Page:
A Note From Gia Del George, LCSW, on Championing Support Share +
Posted by: coronadosafe 1 week, 6 days ago
This month our community and surrounding neighbors will gather together to recognize and celebrate the impact LGBT people have had in the world at San Diego’s annual Pride Parade! This parade means more than just waving rainbow flags and dominating the streets of Hillcrest San Diego; it’s a powerful weekend for the members of the lesbian, gay, bisexual, and transgender community and their allies. The overarching focus leading up to and during the celebration is Equality and Respect, and to kick it off, the theme of today's blog post is Championing Support. Here you can read Gia's thoughts on how to champion support of Coronado’s youth by taking authentic, purposeful action.
The concept of providing support is about acknowledging the capabilities of those we care about, but also knowing when they need help, when they need love, when they need kindness, and when they need encouragement. The definition of a support system is a network of people who provide an individual with practical or emotional support. (Thank you Merriam-Webster Dictionary.) As a passionate social worker and advocate for equality, I’ve seen time and time again that youth today are well equipped to navigate life and all of its highs and lows and in-betweens when they have a healthy support system. There is no doubt that kids and teens feel even stronger when people come around them to embrace the fullness of who they are and celebrate all they will grow to become.
This month is a celebration of what it looks like to support each other well.
It is our responsibility as a community to put our best foot forward in learning how we can better understand each other and build one another up. It’s our privilege to see worlds of potential in the kids and teens who live here, knowing that their stories are just beginning and we have the influence as neighbors, educators, and leaders to guide them toward a future destination of honest greatness.
According to Mental Health America (MAH), an organization that works nationally and locally to raise awareness about mental health, LGBT youth are four times more likely to attempt suicide, experience suicidal thoughts, and engage in self-harm than their heterosexual peers. Let’s break down the facts. LGBT youth are twice as likely to be called names, verbally harassed or physically assaulted than their non-LGBT peers. And for every instance of verbal or physical harassment, the risk of self-harm among our LGBT youth is 2 ½ times more likely. They are also more than twice as likely to experiment with and abuse substances and alcohol.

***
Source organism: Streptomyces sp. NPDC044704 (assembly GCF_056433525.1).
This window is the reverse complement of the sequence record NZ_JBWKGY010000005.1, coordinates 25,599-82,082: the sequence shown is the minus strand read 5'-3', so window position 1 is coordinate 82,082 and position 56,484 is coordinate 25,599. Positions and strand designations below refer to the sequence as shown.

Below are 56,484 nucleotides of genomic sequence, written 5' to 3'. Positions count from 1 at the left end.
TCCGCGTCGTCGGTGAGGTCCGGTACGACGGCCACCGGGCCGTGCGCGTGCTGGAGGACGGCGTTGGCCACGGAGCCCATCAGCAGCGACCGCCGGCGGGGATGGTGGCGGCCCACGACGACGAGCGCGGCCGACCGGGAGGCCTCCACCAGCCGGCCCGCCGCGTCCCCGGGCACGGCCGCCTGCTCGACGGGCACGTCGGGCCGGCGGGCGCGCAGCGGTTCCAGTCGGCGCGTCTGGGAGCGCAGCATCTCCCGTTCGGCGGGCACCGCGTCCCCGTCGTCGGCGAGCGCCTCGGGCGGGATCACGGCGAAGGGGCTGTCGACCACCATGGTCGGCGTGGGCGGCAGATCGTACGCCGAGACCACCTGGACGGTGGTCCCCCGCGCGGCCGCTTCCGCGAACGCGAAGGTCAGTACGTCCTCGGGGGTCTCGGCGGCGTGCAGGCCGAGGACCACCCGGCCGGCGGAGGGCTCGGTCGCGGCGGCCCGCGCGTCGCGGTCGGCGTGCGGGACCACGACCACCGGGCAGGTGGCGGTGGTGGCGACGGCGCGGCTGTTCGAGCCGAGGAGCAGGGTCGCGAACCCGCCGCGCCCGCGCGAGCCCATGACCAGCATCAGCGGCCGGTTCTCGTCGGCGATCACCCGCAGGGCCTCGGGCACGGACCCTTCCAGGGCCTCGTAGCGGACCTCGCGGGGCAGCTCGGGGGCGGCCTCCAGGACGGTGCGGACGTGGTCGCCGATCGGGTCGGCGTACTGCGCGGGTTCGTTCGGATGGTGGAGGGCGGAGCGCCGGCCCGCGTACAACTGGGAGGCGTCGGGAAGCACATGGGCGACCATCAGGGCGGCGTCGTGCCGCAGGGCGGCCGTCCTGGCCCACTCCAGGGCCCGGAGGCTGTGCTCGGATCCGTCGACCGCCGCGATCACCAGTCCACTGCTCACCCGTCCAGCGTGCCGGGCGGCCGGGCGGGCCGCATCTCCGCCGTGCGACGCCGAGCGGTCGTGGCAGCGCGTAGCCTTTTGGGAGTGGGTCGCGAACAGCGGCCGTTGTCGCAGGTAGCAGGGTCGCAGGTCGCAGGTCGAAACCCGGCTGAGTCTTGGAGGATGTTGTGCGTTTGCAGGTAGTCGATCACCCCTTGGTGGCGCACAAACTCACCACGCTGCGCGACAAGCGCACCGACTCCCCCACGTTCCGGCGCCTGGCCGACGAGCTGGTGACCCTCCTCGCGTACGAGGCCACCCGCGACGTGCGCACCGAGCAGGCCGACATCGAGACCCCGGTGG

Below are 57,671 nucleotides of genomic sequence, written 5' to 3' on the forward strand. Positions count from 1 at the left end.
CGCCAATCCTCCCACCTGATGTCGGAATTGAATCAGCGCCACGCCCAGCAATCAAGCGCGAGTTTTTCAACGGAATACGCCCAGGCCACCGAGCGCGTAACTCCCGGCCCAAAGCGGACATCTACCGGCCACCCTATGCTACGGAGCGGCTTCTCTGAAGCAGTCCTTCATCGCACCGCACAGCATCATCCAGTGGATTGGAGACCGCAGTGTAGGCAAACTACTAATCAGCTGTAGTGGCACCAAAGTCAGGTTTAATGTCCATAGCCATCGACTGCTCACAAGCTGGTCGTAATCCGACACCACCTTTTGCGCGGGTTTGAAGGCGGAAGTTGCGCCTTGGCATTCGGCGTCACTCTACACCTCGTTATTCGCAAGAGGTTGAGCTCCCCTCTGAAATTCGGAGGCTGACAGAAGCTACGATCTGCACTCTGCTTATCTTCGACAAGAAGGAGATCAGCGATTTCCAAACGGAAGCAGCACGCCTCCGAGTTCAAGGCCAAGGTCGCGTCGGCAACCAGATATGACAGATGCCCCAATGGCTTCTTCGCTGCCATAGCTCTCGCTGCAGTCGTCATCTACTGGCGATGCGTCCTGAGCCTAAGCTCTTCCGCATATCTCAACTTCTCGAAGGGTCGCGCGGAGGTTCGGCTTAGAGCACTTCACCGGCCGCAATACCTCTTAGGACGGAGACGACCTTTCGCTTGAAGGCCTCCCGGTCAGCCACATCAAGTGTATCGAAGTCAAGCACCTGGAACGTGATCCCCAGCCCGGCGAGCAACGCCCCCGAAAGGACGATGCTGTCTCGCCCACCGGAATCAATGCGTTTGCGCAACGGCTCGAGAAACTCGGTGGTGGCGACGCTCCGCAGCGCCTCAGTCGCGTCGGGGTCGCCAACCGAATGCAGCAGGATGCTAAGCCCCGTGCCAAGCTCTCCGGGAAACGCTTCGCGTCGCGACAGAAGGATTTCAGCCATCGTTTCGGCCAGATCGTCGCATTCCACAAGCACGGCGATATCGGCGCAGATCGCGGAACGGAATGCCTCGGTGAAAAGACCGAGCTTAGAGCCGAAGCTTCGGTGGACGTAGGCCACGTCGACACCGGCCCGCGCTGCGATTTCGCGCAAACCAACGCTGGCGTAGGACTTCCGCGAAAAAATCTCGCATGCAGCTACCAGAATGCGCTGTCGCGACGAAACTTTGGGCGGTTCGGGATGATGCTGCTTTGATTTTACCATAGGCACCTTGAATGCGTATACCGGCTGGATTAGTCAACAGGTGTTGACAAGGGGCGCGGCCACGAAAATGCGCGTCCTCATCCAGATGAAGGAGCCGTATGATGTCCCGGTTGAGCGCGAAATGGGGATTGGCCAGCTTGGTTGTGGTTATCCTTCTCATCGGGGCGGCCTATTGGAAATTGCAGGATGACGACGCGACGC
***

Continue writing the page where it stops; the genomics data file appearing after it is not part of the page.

All of this should shock us, but it probably isn’t a surprise to your ears. It has become normalized in our culture that to be a part of the LGBT community — especially as a young person — often comes with the burdens of discrimination, harassment, and a plethora of daily struggles. Shouldn’t we be doing more to disrupt these cultivated realities and ensure no other kid or teen ever has to experience them, especially when we know through evidence that experiencing life this way can lead to depression, negative behaviors, and ultimately sometimes suicide?
It’s extremely disheartening to read that nearly 80% of LGBT youth feel they will be “happy eventually” and that more than half reported the need to move away from their current town to find happiness (CDC.gov, 2017). At Coronado SAFE, we certainly don’t want to see that mindset fostered within the borders of our community. Especially when it’s one we can shift to the positive simply by taking small, but meaningful actions to show support.
The rainbow flags you see around the city this month waving from storefronts, homes, and car frames are more than just a compilation of pretty colors. They are a symbol of diversity and solidarity for the LGBT community. If you are an ally, a parent or guardian raising our LGBT youth, or a neighbor who just wants to know more about how to stand in solidarity and help put a stop to the epidemic of discrimination and violence that kids and teens in our community are currently facing, I encourage you to take some (or all!) of these steps:
Educate yourself about Pride and why the spectrum of sexuality and gender identity is so impactful for our youth.
Learn about the importance of pronouns and use them properly.
Be a role model for kindness and inclusion.
Shop at businesses that promote LGBT equality.
Talk to school personnel about the level of inclusion, available groups, and bullying/harassment policies that exist for our LGBT youth.
Consider what championing support means for you. Perhaps you’re a mom of an LGBT child, or you’re soon heading back to the classroom as a teacher. Maybe you volunteer at the library or you coach youth football on the weekends. However and wherever you are making a difference in young people’s lives, I hope this post reminds you that you are capable of being a champion for those who need it. You are equipped to take on their highs and lows, learn more about them, cheer them on, and celebrate who they are.
I, for one, can’t wait to see what we will all accomplish, together.
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